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Including Men in Early Childhood Education: Insights from the European Experience

By Jan Peeters (University of Ghent, Belgium)
Published in the NZRECE Journal, Vol. 10, 2007, pp. 15 - 24.  (All NZRECE articles are available from the journal page on the ChildForum website)

 

Abstract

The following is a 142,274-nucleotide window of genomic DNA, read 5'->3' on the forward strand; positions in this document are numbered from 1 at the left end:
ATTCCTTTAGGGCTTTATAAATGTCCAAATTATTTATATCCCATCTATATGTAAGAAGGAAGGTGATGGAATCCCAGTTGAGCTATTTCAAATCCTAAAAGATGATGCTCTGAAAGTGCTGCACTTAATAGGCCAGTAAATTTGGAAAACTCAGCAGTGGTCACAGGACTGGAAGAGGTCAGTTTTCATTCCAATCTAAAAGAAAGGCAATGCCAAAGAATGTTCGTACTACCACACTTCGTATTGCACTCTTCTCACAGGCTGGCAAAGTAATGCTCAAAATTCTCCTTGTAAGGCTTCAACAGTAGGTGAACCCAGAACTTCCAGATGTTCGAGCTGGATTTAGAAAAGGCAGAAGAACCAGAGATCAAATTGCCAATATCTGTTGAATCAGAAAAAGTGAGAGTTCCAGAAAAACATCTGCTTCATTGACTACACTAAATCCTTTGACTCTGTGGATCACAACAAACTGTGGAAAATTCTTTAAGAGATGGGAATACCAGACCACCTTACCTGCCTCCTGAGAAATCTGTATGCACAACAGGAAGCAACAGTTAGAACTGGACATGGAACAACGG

The European Commission Network on Childcare introduced gender as an issue in early childhood services in Europe. In 1996 the Network set a target of 20% male workers in childcare that had to be reached by 2006. Several campaigns and interesting initiatives were set up and were successful in Denmark, Norway, Sweden, the UK and Belgium, but no European country has reached the target. This has led us to investigate the reasons why early childcare and education is so gendered. Childcare is seen as women’s work, something that women naturally do and are intrinsically better at. In addition, as gendered work assumes a female workforce, it is constantly reproducing its own patterns in recruitment and training. Several authors advocate on the one hand a gender-neutral culture that does not exclude men, and on the other hand they plead forgender pedagogy, a reflection on the differences between boys and girls, men and women. This paper examines the crucial question of what can be done to increase the employment of men. It discusses possible policy measures, men-only training courses, male mentorship of trainees, recruitment procedures that give equal opportunities to men, ways of remodelling the sector and of creating a men-friendly climate to make men visible in services.

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